What is Truly Important as a Coach?

By Phil Barnes, Assistant Coach, University of North Carolina @uncwlax

What is truly important as a coach in day to day activities?

If you search the website LinkedIn, many college coaches have profiles, brief resumes and their developed skills/abilities listed. In the “Skills” section, most skills listed resemble those of a Lacrosse Operations Director.

Courtesy of UNC Athletic Communications
          Photo courtesy of UNC Athletic Communications.

For a coach to be truly successful, the “Skills” section should resemble those of a teacher, motivator, psychologist and sociologist. If a coach’s primary focus is running the multitude of day to day operational details of a team/program/organization, the coach and team will not reach their full potential on or off the field. This is a common mistake many coaches make or have made at one time or another – myself included. It is an extremely easy trap to fall into!

Too much time is often spent on managing the day to day operations rather than working on what is truly important. In no particular order of priority or preference the following is a list of thoughts and observations to think about.

  • Building authentic relationships with the team leaders. Team leaders help to disseminate your philosophies and vision to the other players.
  • Facilitating authentic and trusting relationships amongst team members i.e. team dynamics off the field and on the field. Team members can’t act one way on the field and another way off the field. If they do, there is no trust or belief in each other.
  • Helping players learn how to embrace and thrive as individuals in competitive arenas and situations; MEANWHILE learning how to strive together as a team in order to achieve more.
  • Develop effective playing relationships amongst individuals on the field. Truly understanding and knowing what your teammate’s next decision will be during intense competition is critical to success.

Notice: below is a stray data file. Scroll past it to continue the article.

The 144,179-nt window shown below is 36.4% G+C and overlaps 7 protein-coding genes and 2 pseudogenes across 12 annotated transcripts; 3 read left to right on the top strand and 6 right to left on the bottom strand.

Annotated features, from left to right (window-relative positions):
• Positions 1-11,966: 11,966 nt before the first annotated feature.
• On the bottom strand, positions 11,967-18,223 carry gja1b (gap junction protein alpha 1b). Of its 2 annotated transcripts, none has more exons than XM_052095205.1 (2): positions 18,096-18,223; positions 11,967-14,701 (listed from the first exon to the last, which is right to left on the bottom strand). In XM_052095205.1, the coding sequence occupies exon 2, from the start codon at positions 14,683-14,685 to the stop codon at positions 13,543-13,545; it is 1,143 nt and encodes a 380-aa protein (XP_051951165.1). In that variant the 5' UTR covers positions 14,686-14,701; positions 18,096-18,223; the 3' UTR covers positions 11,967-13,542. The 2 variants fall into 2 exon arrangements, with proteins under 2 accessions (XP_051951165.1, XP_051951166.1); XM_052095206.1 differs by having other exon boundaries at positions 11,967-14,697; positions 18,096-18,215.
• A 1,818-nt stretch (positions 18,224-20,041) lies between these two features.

• Learning, understanding and teaching the game of lacrosse (skill work, conceptual strategies and small nuances during play). Every NBA rookie talks about how much they learned during their first year of professional basketball. It begs the question, what were they being taught the previous 13-16 years of organized basketball?
  • There is a HUGE difference in coaching offense vs defense. In fact, the word “developing” is a better word than “coaching.” A successful coach must learn the difference between the two ends of the field.

Final Thoughts and Observations:

  • Do you teach to the group; with the possibility of holding back your most talented players because they are waiting for others to match their skill level?
  • Do you teach to your most talented players; with the possibility of your less talented players raising their play and bringing themselves to compliment your most talented players?

Based on my own personal experience, you need to take care of the operational details for your program, but do not allow those responsibilities prevent you from being the type coach you aspire to be for your players.

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